Spotlight is the story of how the Boston Globe Spotlight team investigated and uncovered the Catholic Church sex abuse scandal in the early 2000's. Set in Boston, the Spotlight team dare to uncover the truth that risks tearing apart the very fabric of their hometown.
Starring Michael Keaton (Birdman), Mark Ruffalo (Foxcatcher), Rachel McAdams (Doctor Strange) and Leiv Schreiber (Pawn Sacrifice), Spotlight is one of the most talked about films this awards season, but is it really that good?
Happily I can say that Spotlight is indeed one of the most well made films in the current Oscar race, it's tense, well performed and incredibly directed by Tom McCarthy (Win Win). I was impressed from start to finish with McCarthy's direction, the film really gets under your skin and it's immediately captivating. What McCarthy does so well in Spotlight is how information and plot is given to the audience. There's a lot of information that needs to be taken in with this film and under a different director, the story may have become lost, but McCarthy does such a good job at pacing the story and laying it out for us. The screenplay is also fantastic and every conversation feels authentic and important.
There's a lot of searching through books and records and interviews, but somehow it's all compelling. As the story progresses the more devastating it becomes and the more emotionally invested I became with the story. Spotlight easily could have become very melodramatic and over the top but it's all very subdued. Leiv Schreiber plays the new editor at the Boston Globe who believes this case needs to be investigated and reported on, he's not from Boston and he's a non Catholic and therefore was the real push to shake things up and insist this horrifying scandal becomes known to the world.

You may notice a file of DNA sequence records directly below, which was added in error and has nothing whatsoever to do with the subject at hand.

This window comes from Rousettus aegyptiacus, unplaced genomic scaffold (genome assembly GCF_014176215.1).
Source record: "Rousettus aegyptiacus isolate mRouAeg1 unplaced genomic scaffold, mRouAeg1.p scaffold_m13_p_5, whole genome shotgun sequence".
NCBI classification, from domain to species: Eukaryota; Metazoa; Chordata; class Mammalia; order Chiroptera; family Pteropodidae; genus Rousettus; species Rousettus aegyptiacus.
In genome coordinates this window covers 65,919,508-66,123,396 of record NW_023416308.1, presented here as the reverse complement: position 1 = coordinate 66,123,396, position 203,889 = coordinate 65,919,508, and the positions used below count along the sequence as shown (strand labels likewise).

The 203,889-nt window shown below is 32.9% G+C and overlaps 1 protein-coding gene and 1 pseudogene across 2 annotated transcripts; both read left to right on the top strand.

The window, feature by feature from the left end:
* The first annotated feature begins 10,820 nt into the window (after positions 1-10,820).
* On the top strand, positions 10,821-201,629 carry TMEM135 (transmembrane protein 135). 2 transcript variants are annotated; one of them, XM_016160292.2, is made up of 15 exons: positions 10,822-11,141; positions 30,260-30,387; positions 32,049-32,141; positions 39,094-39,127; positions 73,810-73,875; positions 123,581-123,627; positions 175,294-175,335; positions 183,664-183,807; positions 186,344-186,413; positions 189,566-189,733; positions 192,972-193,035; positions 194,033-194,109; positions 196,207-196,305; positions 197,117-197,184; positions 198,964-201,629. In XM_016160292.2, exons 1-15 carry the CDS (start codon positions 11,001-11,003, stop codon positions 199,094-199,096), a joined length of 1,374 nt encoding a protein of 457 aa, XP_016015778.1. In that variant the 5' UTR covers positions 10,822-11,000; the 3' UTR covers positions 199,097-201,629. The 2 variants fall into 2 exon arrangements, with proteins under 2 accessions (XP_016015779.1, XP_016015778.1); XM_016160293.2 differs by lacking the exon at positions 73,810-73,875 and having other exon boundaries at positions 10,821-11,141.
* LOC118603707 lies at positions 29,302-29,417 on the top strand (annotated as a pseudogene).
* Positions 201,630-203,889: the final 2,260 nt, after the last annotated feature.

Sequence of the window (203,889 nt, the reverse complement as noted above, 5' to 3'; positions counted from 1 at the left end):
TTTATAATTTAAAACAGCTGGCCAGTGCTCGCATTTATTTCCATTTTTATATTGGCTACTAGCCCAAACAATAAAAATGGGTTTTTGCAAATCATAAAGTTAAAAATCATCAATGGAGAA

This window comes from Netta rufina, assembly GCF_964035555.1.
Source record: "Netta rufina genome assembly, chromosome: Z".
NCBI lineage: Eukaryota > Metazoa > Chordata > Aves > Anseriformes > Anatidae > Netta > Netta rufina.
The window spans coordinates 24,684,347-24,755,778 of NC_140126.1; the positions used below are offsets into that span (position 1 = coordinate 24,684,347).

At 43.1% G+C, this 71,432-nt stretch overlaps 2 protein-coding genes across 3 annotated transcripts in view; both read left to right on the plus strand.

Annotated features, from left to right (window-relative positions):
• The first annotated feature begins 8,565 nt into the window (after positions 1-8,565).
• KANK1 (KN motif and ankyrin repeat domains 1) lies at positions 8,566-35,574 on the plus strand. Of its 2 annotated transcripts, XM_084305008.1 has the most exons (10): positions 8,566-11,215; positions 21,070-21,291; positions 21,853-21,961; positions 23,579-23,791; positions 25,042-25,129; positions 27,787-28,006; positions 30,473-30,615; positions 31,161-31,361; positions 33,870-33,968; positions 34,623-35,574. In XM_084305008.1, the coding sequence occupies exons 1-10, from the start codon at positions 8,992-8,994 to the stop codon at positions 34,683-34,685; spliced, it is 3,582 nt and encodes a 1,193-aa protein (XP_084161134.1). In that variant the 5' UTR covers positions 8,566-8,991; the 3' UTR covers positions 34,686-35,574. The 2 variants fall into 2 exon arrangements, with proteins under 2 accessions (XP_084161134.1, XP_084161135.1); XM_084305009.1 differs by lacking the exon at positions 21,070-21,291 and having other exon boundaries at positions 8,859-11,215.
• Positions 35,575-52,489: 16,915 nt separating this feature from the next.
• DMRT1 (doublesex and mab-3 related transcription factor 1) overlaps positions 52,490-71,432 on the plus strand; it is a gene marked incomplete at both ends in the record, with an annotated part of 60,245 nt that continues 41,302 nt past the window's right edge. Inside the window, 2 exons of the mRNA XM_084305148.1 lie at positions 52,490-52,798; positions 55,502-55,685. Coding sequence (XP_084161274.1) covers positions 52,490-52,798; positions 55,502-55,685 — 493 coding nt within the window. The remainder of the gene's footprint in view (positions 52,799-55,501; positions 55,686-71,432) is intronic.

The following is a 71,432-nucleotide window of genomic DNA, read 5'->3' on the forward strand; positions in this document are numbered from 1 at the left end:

The performances here are all excellent with Michael Keaton, Leiv Schreiber and Mark Ruffalo being the stand outs. Stanley Tucci (Captain America: The First Avenger), Billy Crudup (Watchmen) and John Slattery (Ant-Man) are also great in their small roles. The treatment of the characters here is fantastic, the reporters aren't made to look like heroes uncovering this scandal, but actual people who like us feel disgusted and shocked at some of the truths they uncover in this film. The cast powerfully portray the journalists' horror to the fact that this scandal is larger than they initially thought and in a couple of scenes I found myself really connecting with the characters as I was feeling as horrified as they were.
Despite all of it's critical acclaim and awards buzz, Spotlight isn't the Oscar bait film you might think it is, it's a very mature story that at times feels almost like a documentary with how real it feels. I'll be rooting for Spotlight to win many awards come Oscar night as it's truly deserving of all it's acclaim.
Spotlight is disturbing and at times very shocking but it's an incredibly directed and powerful film with an important story that I highly recommend you check out.
What did you think of Spotlight? Let me know in the comments or on Twitter @JamesPorter97